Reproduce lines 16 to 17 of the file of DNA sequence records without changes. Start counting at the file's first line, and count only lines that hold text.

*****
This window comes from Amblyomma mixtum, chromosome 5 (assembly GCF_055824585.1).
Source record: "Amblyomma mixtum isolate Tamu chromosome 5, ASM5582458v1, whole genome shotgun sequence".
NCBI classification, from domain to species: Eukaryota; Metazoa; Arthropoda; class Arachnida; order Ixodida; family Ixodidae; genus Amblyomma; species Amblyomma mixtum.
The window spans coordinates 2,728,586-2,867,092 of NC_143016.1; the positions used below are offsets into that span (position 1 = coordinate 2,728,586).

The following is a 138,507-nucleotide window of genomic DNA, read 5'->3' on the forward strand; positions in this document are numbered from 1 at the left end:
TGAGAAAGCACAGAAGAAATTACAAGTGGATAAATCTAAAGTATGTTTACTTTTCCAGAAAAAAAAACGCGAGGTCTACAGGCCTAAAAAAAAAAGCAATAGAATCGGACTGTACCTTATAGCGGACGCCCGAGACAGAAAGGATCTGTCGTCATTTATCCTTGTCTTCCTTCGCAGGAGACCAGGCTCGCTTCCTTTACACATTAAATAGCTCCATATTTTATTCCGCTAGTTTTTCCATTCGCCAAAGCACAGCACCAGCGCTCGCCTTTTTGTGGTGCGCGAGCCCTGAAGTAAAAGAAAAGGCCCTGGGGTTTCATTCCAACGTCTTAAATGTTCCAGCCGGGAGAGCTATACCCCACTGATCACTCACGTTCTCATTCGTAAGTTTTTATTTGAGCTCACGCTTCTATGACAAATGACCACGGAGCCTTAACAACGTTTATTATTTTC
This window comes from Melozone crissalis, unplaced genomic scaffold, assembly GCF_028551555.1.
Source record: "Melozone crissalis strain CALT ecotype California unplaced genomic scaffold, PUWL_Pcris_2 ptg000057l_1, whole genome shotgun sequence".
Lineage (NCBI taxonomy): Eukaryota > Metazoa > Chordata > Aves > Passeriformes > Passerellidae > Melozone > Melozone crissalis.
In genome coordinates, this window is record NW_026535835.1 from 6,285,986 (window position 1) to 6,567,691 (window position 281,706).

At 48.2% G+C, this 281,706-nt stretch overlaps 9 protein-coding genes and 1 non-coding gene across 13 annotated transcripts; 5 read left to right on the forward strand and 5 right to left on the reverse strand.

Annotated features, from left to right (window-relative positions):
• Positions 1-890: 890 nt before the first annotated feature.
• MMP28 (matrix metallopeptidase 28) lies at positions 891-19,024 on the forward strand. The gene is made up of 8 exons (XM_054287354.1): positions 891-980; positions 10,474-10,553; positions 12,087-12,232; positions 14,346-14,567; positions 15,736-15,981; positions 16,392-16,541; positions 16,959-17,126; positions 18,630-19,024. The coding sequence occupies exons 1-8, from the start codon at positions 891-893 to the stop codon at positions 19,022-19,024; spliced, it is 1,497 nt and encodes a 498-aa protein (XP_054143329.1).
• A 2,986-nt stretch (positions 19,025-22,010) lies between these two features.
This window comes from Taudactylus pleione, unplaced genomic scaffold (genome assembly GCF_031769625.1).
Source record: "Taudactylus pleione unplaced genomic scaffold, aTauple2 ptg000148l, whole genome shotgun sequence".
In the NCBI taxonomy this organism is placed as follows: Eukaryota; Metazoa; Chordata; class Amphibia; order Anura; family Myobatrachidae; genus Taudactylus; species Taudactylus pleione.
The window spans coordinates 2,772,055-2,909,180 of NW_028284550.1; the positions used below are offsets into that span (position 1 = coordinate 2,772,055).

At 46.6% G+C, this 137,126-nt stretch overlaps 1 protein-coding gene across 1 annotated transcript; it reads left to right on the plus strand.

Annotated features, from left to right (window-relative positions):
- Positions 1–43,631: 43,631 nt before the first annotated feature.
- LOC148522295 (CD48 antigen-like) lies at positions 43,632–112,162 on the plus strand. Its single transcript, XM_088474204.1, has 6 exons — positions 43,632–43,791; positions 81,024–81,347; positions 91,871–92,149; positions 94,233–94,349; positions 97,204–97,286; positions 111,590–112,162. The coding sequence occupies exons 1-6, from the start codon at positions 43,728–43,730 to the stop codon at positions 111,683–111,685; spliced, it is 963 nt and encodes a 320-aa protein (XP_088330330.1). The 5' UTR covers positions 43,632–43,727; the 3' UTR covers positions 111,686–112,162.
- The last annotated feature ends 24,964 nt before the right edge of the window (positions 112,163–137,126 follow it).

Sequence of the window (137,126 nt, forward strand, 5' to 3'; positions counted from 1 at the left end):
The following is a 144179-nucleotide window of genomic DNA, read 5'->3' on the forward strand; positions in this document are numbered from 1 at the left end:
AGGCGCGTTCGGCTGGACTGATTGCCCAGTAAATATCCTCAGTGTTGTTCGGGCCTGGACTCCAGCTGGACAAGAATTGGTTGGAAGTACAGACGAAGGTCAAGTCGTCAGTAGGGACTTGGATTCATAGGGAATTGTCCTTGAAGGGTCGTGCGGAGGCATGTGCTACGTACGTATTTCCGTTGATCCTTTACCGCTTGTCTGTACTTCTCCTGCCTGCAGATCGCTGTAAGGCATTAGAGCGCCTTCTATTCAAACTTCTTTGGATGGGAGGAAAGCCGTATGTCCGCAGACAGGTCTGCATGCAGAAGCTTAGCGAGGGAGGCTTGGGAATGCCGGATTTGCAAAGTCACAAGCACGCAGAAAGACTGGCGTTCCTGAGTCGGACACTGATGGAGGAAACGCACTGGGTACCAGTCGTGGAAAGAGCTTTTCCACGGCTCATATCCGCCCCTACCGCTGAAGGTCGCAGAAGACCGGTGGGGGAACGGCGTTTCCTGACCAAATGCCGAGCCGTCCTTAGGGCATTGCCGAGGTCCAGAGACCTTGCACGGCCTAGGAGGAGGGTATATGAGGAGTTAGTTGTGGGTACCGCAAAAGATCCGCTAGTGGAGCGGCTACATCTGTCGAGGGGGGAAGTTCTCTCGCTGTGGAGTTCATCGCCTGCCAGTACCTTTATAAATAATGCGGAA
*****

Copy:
This window comes from Taudactylus pleione, unplaced genomic scaffold (genome assembly GCF_031769625.1).
Source record: "Taudactylus pleione unplaced genomic scaffold, aTauple2 ptg000148l, whole genome shotgun sequence".